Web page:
Sunday, March 18, 2012

Study Shows When GPS is On, Your Brain Isn’t

GPS ford warning

We have all heard stories of people who have nearly driven off cliffs or become hopelessly lost following wayward directions from their GPS devices, and so we began to wonder why–and it turns out we aren’t the only ones. An NPR article published last month outlines a study conducted in London testing how people made navigational choices walking through the winding streets of London’s Soho district.

The finds are pretty technical, explaining how different parts of the brain react to different decisions regarding compass directions to locations and then which street to take to get there. But the most interesting part of the research indicated that while three or four different parts of your brain are active when deciding which direction you need to take to get to the airport, with GPS navigation available, those parts of your brain aren’t active. In other words, with GPS, your brain checks out and lets the computer do the work for you–which to me, seems like recipe to get lost.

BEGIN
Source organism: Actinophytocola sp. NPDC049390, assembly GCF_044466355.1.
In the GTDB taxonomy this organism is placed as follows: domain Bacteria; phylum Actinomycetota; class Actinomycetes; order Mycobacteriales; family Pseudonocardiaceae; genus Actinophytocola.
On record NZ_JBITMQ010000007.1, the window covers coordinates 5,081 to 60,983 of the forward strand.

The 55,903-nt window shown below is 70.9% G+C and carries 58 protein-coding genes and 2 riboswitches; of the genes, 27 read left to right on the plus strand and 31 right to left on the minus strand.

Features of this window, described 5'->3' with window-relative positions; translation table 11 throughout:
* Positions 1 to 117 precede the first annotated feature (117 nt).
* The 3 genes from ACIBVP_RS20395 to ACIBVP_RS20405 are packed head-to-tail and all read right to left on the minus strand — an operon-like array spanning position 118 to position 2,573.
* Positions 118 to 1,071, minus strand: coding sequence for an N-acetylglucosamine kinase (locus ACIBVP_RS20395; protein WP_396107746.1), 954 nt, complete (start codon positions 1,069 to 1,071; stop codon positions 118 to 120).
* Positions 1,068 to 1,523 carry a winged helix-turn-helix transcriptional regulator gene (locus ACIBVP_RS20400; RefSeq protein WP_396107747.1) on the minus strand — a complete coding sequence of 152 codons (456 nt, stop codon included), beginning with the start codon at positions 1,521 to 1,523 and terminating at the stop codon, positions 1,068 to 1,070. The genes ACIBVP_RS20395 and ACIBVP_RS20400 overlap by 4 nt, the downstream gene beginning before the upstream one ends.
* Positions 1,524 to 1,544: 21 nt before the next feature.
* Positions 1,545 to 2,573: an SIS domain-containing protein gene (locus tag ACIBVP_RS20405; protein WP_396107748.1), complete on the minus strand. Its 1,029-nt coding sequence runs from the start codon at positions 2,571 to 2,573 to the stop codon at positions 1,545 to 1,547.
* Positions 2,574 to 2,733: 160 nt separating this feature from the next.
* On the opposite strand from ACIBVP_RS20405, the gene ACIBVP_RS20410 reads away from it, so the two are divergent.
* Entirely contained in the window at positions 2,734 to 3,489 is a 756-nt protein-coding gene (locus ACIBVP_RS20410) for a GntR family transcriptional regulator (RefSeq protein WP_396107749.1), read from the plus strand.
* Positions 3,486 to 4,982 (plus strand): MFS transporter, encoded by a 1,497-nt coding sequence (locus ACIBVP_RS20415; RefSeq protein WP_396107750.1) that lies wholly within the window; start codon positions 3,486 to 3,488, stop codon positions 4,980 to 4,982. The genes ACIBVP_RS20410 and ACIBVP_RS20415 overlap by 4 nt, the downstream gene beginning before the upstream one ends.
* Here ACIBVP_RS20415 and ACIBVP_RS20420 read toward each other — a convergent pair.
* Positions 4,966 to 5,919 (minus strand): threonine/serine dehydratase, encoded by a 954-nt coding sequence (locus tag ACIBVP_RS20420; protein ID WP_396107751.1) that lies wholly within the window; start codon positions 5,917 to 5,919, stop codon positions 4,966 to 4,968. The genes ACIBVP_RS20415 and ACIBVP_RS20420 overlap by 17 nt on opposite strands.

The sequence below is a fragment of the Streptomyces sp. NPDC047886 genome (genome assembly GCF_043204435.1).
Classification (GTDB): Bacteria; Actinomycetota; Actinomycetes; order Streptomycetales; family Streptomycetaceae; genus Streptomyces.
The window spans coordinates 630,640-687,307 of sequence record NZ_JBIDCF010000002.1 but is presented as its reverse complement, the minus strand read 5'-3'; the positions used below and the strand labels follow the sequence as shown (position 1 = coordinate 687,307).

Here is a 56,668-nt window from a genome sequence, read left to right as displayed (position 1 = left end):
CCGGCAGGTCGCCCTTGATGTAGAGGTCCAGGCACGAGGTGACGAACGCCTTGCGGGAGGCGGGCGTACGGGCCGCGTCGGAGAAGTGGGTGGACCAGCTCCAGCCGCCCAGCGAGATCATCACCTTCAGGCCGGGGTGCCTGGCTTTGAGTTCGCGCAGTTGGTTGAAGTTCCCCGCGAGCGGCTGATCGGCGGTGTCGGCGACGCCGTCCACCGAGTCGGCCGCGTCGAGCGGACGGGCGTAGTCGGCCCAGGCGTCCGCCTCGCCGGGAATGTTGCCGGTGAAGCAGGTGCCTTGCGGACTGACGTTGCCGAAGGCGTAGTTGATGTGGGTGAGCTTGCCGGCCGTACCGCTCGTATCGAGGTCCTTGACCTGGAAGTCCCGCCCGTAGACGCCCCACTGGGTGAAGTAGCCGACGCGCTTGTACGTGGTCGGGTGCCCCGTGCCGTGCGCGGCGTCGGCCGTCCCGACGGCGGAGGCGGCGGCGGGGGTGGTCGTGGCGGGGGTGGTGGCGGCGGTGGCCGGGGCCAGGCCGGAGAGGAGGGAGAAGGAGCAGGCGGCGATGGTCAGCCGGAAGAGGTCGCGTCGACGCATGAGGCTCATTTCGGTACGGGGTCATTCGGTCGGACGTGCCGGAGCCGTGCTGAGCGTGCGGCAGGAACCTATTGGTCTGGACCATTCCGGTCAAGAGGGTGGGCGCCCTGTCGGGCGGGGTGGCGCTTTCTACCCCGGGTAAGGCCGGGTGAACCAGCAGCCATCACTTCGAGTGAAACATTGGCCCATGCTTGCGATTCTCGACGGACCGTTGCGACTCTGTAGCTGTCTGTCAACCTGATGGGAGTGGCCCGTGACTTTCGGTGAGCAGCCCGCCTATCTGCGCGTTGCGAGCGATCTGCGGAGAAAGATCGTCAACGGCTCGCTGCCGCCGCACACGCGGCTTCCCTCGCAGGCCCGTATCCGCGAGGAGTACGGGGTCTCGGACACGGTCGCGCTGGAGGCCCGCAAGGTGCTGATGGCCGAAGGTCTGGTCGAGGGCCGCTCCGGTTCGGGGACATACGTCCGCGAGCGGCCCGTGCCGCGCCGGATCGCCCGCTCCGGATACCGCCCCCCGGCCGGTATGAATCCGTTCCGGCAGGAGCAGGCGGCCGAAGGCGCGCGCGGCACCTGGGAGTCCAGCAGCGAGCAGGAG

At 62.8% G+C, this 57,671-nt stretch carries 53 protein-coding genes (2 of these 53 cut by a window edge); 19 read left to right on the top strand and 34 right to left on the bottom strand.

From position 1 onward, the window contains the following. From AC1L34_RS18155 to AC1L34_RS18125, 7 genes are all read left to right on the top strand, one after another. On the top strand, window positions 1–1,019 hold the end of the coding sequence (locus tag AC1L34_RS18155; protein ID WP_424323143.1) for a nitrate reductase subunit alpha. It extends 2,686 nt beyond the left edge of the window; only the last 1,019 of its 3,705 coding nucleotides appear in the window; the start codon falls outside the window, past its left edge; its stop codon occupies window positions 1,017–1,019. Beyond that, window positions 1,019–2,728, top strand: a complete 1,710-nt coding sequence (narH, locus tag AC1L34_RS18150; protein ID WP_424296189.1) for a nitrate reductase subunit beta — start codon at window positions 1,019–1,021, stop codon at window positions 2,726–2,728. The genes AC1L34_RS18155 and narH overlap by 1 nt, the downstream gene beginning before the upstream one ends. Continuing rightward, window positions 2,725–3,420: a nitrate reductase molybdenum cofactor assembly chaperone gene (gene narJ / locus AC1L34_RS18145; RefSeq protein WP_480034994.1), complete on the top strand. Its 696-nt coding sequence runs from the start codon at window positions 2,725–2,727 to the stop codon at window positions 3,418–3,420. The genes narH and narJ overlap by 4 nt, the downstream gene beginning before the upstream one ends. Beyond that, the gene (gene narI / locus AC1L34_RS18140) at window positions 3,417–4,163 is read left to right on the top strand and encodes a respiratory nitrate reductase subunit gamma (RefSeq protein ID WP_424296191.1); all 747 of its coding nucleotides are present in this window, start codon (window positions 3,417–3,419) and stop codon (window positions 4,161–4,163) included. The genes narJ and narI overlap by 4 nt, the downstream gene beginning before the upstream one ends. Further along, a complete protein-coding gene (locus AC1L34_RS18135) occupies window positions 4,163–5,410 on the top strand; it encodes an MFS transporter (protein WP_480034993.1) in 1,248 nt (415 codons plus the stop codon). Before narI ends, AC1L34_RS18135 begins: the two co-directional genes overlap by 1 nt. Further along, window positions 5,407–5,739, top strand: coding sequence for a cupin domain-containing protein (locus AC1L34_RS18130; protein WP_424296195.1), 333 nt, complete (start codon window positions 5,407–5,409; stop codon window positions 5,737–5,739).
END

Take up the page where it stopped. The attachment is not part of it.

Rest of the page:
The study said that after a day of studying a map, participants (both male and female) chose the correct path about 75% of the time, which isn’t super impressive. So are we better off checking out of the navigational process all together and relying on the more and more advanced GPS satellites to help us find our way around? Or is half of the journey getting there (or getting lost)?


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